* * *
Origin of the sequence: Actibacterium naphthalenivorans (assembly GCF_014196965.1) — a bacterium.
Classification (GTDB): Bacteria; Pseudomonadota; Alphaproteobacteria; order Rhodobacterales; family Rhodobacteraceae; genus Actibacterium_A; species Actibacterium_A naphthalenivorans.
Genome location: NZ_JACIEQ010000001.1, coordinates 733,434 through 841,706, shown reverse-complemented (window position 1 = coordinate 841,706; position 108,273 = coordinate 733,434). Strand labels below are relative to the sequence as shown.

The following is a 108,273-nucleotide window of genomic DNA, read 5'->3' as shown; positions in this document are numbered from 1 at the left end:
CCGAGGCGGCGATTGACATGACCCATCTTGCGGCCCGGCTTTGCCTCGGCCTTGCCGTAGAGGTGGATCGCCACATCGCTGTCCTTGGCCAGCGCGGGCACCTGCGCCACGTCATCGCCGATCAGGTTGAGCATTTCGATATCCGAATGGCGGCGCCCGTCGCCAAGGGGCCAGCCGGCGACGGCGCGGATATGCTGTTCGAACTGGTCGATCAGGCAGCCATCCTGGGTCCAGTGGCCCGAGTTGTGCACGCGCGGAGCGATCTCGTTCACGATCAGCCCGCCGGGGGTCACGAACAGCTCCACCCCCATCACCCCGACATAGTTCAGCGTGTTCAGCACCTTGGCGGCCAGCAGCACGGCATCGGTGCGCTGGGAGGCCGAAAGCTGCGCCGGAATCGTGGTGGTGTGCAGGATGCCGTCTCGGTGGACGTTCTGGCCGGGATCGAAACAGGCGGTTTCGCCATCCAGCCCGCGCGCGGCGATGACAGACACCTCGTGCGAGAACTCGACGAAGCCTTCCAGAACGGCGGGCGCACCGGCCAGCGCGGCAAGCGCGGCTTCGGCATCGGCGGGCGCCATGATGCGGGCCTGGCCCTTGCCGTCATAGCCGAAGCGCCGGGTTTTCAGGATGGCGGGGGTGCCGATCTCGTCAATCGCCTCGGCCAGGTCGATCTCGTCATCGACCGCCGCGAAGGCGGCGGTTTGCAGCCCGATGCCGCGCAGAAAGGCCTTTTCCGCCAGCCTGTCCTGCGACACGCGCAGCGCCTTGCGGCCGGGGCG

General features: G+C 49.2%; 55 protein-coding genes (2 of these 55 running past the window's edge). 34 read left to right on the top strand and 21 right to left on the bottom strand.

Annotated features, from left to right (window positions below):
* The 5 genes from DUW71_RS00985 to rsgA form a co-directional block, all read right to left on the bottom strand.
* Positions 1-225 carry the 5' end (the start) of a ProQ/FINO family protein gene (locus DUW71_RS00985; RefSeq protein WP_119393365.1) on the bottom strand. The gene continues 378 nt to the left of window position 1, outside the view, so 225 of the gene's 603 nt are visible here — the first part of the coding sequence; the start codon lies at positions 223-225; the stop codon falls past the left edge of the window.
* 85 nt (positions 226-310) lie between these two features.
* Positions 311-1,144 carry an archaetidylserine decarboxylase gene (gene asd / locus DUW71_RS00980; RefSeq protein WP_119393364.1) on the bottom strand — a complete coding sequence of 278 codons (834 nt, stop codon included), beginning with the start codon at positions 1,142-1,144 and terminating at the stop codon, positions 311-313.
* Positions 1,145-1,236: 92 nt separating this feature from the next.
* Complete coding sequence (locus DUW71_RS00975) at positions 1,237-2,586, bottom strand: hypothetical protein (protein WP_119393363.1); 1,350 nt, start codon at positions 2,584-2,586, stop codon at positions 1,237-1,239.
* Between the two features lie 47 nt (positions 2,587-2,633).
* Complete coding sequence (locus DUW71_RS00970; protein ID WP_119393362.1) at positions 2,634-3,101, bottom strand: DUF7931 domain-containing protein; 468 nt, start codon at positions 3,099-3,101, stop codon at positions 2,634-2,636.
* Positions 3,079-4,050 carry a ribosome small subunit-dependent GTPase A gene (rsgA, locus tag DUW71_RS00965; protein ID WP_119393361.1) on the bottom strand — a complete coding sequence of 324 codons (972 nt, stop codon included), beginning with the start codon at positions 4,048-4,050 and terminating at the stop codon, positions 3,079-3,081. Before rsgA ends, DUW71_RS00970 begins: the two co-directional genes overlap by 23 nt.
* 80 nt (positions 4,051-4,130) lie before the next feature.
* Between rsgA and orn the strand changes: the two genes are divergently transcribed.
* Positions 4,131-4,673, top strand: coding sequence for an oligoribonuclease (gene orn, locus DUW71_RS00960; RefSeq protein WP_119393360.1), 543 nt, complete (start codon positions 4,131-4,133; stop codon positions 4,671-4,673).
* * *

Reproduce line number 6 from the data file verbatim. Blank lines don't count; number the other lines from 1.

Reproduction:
General features: G+C 49.2%; 55 protein-coding genes (2 of these 55 running past the window's edge). 34 read left to right on the top strand and 21 right to left on the bottom strand.